Let us imagine the Turkish Government in Asia replaced by that of a strong and ambitious military Power. Such a Power would develop the country in every way, and would

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double and treble its population. It would open the country in every direction by means of railways. It would construct lines capable of carrying a vast amount of traffic towards the Russian, Egyptian, and Persian frontiers, and it would continue the latter, on economic grounds,' through Persia towards Baluchistan, towards India. It would create a powerful navy and construct strong naval bases on the shores of the Black Sea and near the southern openings of the Red Sea and of the Persian Gulf. Having done all this, it would be able to throw at the shortest notice an immense army either across the Bosphorus into Constantinople, or across the Suez Canal into Egypt, or across Persia into India. A strong European military Power, firmly settled in Asiatic Turkey, disposing of 2,000,000 Turkish-Asiatic soldiers and of a sufficiency of railways and of a fleet, could make Constantinople and Egypt almost untenable. It could gravely threaten Southern Russia and India and the most important sea-route of the world. At the same time, such a Power, if it should become a danger, could not easily be dislodged or defeated, because the enormous defensive strength of the country would make its resistance most formidable.

If we wish clearly to understand the strategic importance of Asiatic Turkey and the dangers with which the world might be threatened from that most commanding point, we need not draw upon the imagination, but may usefully turn towards the history of the past. In the Middle Ages a small but exceedingly warlike Power arose within the borders of Asiatic Turkey. Using as their base of operations that most wonderful position where three continents meet, Mohammedan warrior tribes swept north, south, east, and west. They rapidly overran and conquered Egypt, Tripoli, Tunis, Algeria, Spain, Sicily, and even invaded France and Italy. They conquered all the lands around the Black Sea, and subjected to themselves Arabia, Persia, Afghanistan, and Northern India as far as the Indus and the Syr-Daria, the ancient Jaxartes. They crossed the Straits, seized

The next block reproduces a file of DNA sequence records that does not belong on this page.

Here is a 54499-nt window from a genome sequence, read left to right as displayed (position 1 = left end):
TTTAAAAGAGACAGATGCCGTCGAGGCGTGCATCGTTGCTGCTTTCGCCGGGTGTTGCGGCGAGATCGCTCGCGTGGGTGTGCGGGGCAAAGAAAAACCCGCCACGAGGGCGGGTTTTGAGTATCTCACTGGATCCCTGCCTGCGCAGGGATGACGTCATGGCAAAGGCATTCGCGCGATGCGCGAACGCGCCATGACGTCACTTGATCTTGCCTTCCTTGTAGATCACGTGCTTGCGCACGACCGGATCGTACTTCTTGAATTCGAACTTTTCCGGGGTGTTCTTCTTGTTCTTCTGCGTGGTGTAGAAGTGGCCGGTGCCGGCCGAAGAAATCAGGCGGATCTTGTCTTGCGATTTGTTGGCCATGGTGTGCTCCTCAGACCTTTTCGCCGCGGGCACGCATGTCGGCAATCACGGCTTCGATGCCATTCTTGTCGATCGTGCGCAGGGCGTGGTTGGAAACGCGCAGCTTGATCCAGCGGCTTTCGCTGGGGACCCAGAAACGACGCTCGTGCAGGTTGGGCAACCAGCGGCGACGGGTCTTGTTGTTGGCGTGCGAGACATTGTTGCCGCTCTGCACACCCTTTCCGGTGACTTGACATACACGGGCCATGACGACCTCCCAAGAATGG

Constantinople, the whole Balkan Peninsula, and Hungary, and advanced up to the walls of Vienna. They seized the rule of the sea. The word 'admiral,' from ' amir,' the Arabic word for chief, commander,' the same word as 'ameer' or 'emir,' reminds us of their former naval pre-eminence.

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The strategical value of Asiatic Turkey is very greatly increased by the vast religio-political importance of the country. Asiatic Turkey contains the holy places of Christianity and of Islam. Mecca and Medina exercise an infinitely greater influence over Mohammedanism than Jerusalem and Bethlehem do over Christianity. Mecca and Medina give an enormous power to the nation which possesses or controls these towns. Asiatic Turkey is not only the religious, but also the physical centre of Mohammedanism. From Asiatic Turkey Mohammedanism spread in every direction. Starting thence it conquered all North Africa down to the tenth degree of northern latitude, and expanded eastward as far as Orenburg and Omsk in Russia, and penetrated through Afghanistan as far as Delhi and Kashmir in India. The followers of Mohammed form a solid block which stretches from the west coast of Morocco and from Sierra Leone across Asia Minor deeply into Russia and Siberia and into India.